“In the last five years, I’ve seen more legislative updates and coverage of HR issues than I’ve seen in my 25-plus years of experience, and I only expect that to continue,” says Renee West, SHRM-SCP, senior manager and lead human resources consultant at Rea & Associates. “These changes can impact employers in a number of different ways through audits, lawsuits and insurance costs.”

Smart Business spoke with West about HR hot topics that employers cannot afford to ignore in 2020.

What are important changes and trends with regards to compliance?

There’s increased awareness surrounding workplace immigration and employment of legal workers. U.S. Immigration and Customs Enforcement opened 6,848 worksite investigations in fiscal year 2018, compared to 1,691 the prior 12 months. That led to 5,981 I-9 audits and more than 2,300 people being arrested at work. 

Employers need to ensure the I-9 Form is on file for every active employee hired since Nov. 6, 1986. Companies also must keep I-9s on file for terminated employees for the required time. Penalties for knowingly hiring and continuing to employ illegal workers can range from $375 to $16,000 and up per violation, with repeat offenders at the higher end. Failing to produce an I-9 can lead to penalties of ranging from $110 to upward of $1,100 per violation.

It’s also essential to have an updated employee handbook that reflects the wage and hour laws for overtime, meals and break periods, training and travel time, timesheet reporting, definition of the work week and deductions. During an audit, your handbook will be the DOL’s first reference. Also, because many policies depend on employee numbers, a business may move from one staffing level bracket to another as it grows.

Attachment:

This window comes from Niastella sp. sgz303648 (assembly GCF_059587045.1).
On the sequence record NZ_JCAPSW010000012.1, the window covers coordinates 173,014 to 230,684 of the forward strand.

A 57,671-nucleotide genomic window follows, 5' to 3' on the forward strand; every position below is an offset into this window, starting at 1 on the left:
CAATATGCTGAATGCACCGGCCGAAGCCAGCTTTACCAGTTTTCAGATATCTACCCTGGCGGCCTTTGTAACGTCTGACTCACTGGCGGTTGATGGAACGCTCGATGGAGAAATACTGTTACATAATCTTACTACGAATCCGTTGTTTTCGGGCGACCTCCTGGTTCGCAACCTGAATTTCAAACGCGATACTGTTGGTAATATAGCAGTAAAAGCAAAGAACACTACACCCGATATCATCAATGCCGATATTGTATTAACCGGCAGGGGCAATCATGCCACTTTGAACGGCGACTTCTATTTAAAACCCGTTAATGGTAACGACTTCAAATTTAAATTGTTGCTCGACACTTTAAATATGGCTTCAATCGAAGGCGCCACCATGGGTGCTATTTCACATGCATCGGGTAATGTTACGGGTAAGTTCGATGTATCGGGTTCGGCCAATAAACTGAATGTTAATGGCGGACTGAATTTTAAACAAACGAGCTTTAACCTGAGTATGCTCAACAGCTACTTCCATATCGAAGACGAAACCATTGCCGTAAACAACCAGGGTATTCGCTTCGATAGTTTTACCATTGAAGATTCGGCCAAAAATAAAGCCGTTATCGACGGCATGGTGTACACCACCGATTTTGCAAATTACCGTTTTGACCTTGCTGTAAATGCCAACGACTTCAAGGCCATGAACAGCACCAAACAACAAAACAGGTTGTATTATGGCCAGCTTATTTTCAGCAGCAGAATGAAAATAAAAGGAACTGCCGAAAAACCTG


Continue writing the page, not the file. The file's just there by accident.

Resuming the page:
All companies should review the handbook annually to ensure communications are consistent and the staff is up to date. After any updates, employees should sign an acknowledgement page that’s kept on file.

How did federal exempt overtime change?

The new overtime rule raised the ‘standard exempt salary level’ from $455 per week to $684 per week (equivalent to $35,568 per year for a full-year worker). It also raised the total annual compensation requirement for ‘highly compensated employees’ from $100,000 to $107,432 per year, and allows employers to use nondiscretionary bonuses and incentive payments, including commissions, paid at least annually to satisfy up to 10 percent of the standard salary level, in recognition of evolving pay practices.

While the DOL hasn’t changed the current duties tests, the threshold increase means more employees will be eligible for overtime. Employers should review all job descriptions, looking at how they have employee jobs classified, either exempt or nonexempt, and the pay data for exempt workers earning below the new threshold. 

What can help minimize the talent shortage and maximize retention?

With a tight labor market, employers need the right fit for pre-screening job candidates. Reviewing and adjusting these procedures also may help ensure new hires stick around. In addition, many employers are looking outside the normal realm of hiring through internship and apprenticeship programs.

Retention needs to be a priority. What compensation and incentives will help current employees stay and attract new talent as well? Consider fringe benefits like paid time off, remote work, stay interviews, development programs, free lunch, etc.

Where does harassment come into play?

With the #MeToo movement, there is more visibility on harassment. It’s a best practice to have an updated, uniform general and sexual harassment policy in the handbook. Employers also should conduct annual training for all employees with a separate training for managers and supervisors, who are often the initial contact if there is a problem. Along with documenting who has been trained, if there’s a solid reporting structure, employees know who to go to.

Insights Accounting is brought to you by Rea & Associates

Recover your capital investment more quickly through cost segregation

If your company is planning to build, purchase or renovate a building, or has done so in the past several years, a cost segregation study could help boost your cash flow and save your company significant money, says Chris Bzinak, CPA, senior tax professional at Clark Schaefer Hackett.

Cost segregation studies separate personal property from structural components, putting personal property into depreciable categories, which allows taxpayers to depreciate property over much shorter periods of time as opposed to the standard 39-year (or 27.5-year residential) time frame. By taking these deductions sooner, property owners lower their current-year tax liability and free up more capital.